COVID-19: VACCINE WATCH

Virus cases hit 200,000 worldwide; Borders jam up in Europe

Mar 18, 2020, 5:41 AM | Updated: 5:46 am
virus deaths...
Trucks are jammed in the early morning on Autobahn 12 in front of the German-Polish border crossing near Frankfurt (Oder), Germany, Wednesday, March 18, 2020. In order to make it more difficult for the corona virus to spread, Poland had reintroduced controls at the border crossings to Germany. For most people, the new coronavirus causes only mild or moderate symptoms, such as fever and cough. For some, especially older adults and people with existing health problems, it can cause more severe illness, including pneumonia. (Patrick Pleul/dpa via AP)
(Patrick Pleul/dpa via AP)

BERLIN (AP) — Johns Hopkins University says the total number of confirmed cases of the new coronavirus worldwide has surpassed 200,000.

The Johns Hopkins Center for Systems Science and Engineering’s online tally showed 201,436 cumulative cases by 11:13 GMT (4:13 a.m. MST) on Tuesday, with 82,032 listed as recovered.

It also recorded 8,006 deaths.

The countries with the most confirmed cases were China, Italy, Iran, Spain and Germany.

The countries with the most confirmed deaths were China, Italy, Iran, Spain and France

THIS IS A BREAKING NEWS ALERT.AP’s earlier story is below.

Desperate travelers in cars and trucks choked European borders on Wednesday, creating traffic jams up to 17 miles long as they sought to get back home before borders slammed shut or deliver critical supplies to help nations cope with calamity of the quickly spreading coronavirus.

Hungary overnight opened its borders in phases, seeking to alleviate some of the pressure from eastern Europeans trying to return home. Bulgarian citizens were first allowed to cross the immigrant-phobic country in carefully controlled convoys, then Romanians had a turn.

But by early Wednesday on the Austrian side of the border, trucks were backed up for 28 kilometers (17 miles) and cars for 14 kilometers (nearly 9 miles) as rules allowing only Hungarians or transport trucks through the country’s borders kicked back in.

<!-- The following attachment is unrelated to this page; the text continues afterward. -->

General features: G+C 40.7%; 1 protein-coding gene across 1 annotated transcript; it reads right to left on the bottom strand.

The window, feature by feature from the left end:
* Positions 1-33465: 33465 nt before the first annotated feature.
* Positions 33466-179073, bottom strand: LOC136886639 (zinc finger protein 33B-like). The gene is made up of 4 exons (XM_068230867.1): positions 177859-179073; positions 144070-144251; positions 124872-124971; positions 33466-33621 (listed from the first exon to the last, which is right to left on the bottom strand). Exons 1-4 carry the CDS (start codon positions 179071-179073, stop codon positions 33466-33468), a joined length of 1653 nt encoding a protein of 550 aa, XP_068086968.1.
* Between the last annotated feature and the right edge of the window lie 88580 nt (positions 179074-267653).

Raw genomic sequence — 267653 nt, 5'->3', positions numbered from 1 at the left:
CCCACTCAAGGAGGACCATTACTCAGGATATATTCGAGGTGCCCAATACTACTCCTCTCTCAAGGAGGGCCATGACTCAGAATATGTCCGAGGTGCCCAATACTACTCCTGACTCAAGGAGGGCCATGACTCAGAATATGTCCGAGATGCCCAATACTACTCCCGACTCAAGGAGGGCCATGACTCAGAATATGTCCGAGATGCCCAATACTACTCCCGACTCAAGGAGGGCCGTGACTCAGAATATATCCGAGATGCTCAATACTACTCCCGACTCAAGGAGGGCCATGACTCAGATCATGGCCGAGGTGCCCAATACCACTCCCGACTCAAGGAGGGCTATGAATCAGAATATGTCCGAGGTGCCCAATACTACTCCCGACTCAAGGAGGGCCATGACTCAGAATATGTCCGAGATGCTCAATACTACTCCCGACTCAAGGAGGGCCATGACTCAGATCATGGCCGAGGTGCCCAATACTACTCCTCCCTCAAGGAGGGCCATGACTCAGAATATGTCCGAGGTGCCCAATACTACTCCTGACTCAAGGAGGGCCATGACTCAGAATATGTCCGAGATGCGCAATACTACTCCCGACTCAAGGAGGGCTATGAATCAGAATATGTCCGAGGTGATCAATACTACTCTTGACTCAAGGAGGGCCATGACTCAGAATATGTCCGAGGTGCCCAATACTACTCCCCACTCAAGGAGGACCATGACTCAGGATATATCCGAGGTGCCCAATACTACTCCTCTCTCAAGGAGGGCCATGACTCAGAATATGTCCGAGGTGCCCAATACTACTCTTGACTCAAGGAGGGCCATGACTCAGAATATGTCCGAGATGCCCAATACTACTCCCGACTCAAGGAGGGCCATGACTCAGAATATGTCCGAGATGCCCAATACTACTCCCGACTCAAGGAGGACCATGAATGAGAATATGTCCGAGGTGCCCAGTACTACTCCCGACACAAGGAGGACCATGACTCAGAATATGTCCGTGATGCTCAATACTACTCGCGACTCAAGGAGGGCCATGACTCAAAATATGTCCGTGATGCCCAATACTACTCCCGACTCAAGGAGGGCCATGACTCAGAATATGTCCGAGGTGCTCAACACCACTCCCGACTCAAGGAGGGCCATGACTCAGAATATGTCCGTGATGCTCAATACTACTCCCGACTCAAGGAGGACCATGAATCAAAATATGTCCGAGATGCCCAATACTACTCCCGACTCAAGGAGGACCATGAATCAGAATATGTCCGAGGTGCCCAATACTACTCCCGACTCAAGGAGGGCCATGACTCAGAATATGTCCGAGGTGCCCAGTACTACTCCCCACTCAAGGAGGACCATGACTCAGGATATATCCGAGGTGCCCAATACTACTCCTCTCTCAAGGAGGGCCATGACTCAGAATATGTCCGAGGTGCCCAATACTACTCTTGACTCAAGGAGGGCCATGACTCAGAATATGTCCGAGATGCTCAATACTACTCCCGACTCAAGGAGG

European Union leaders have been working on how to make sure that food, medical supplies and other essential goods keep flowing but so far borders have been clogged. Looking ahead, they’re also trying to figure out ways to allow seasonal agricultural workers, needed to keep the production of food going, to travel back and forth across essentially closed borders.

Nations around the world were facing the same issues, with the U.S. and Canada working on a mutual ban on nonessential travel between the two countries.

In Southeast Asia, the causeway between Malaysia and the financial hub of Singapore was eerily quiet after Malaysia shut its borders, while the Philippines backed down on an order giving foreigners 72 hours to leave from a large part of its main island.

President Donald Trump’s administration was considering a plan to immediately return to Mexico all people who cross America’s southern border illegally, according to two officials who spoke to The Associated Press on the condition of anonymity because the plan hasn’t been finalized.

The coronavirus that has infected nearly 200,000 people worldwide, killing 7,900 of them, is now present in every U.S. state after West Virginia reported an infection. In far-flung Hawaii, the governor encouraged travelers to postpone their island vacations for at least the next 30 days, while the governor of Nevada — home to Las Vegas — ordered a monthlong closure of the state’s casinos.

Increasingly worried about the economic fallout of the global shutdown, the U.S., Britain and the Netherlands announced rescue packages totaling hundreds of billions of dollars, while longtime International Monetary Fund critic Venezuela asked the institution for a $5 billion loan.

Major Asian stock markets fell back Wednesday after early gains after Wall Street jumped on Trump’s promise of aid.

In Brussels, Ursula von der Leyen, the European Commission president, said there had been “a unanimous and united approach” to the decision to prohibit most foreigners from entering the EU for 30 days.

German Chancellor Angela Merkel said European leaders agreed in a conference call to the commission’s proposal for an entry ban to the bloc — along with Norway, Switzerland, Iceland and Britain — with “very, very limited exceptions.” Germany will implement the decision immediately.

But so far, EU efforts to smooth the transition have failed.